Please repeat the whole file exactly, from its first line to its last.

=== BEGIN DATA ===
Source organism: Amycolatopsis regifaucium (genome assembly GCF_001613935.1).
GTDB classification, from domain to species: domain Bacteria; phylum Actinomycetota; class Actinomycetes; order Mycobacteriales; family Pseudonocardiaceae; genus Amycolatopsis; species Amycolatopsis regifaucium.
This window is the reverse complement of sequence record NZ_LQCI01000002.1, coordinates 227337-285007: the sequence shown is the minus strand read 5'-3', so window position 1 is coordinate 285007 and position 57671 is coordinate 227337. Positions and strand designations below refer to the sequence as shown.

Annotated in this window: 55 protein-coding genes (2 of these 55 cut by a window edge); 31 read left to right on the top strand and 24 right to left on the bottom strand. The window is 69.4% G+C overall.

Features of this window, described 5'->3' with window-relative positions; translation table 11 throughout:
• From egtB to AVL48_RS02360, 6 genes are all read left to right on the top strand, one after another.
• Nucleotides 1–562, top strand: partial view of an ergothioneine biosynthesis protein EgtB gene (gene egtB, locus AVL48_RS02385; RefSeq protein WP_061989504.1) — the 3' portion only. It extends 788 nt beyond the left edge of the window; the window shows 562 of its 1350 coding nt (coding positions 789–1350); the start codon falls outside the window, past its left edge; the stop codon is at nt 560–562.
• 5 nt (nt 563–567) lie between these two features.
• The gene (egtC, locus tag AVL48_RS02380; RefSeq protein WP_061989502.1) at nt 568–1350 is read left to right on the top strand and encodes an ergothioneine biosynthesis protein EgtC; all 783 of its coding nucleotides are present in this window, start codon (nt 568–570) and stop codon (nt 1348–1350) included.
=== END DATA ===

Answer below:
Source organism: Amycolatopsis regifaucium (genome assembly GCF_001613935.1).
GTDB classification, from domain to species: domain Bacteria; phylum Actinomycetota; class Actinomycetes; order Mycobacteriales; family Pseudonocardiaceae; genus Amycolatopsis; species Amycolatopsis regifaucium.
This window is the reverse complement of sequence record NZ_LQCI01000002.1, coordinates 227337-285007: the sequence shown is the minus strand read 5'-3', so window position 1 is coordinate 285007 and position 57671 is coordinate 227337. Positions and strand designations below refer to the sequence as shown.

Annotated in this window: 55 protein-coding genes (2 of these 55 cut by a window edge); 31 read left to right on the top strand and 24 right to left on the bottom strand. The window is 69.4% G+C overall.

Features of this window, described 5'->3' with window-relative positions; translation table 11 throughout:
• From egtB to AVL48_RS02360, 6 genes are all read left to right on the top strand, one after another.
• Nucleotides 1–562, top strand: partial view of an ergothioneine biosynthesis protein EgtB gene (gene egtB, locus AVL48_RS02385; RefSeq protein WP_061989504.1) — the 3' portion only. It extends 788 nt beyond the left edge of the window; the window shows 562 of its 1350 coding nt (coding positions 789–1350); the start codon falls outside the window, past its left edge; the stop codon is at nt 560–562.
• 5 nt (nt 563–567) lie between these two features.
• The gene (egtC, locus tag AVL48_RS02380; RefSeq protein WP_061989502.1) at nt 568–1350 is read left to right on the top strand and encodes an ergothioneine biosynthesis protein EgtC; all 783 of its coding nucleotides are present in this window, start codon (nt 568–570) and stop codon (nt 1348–1350) included.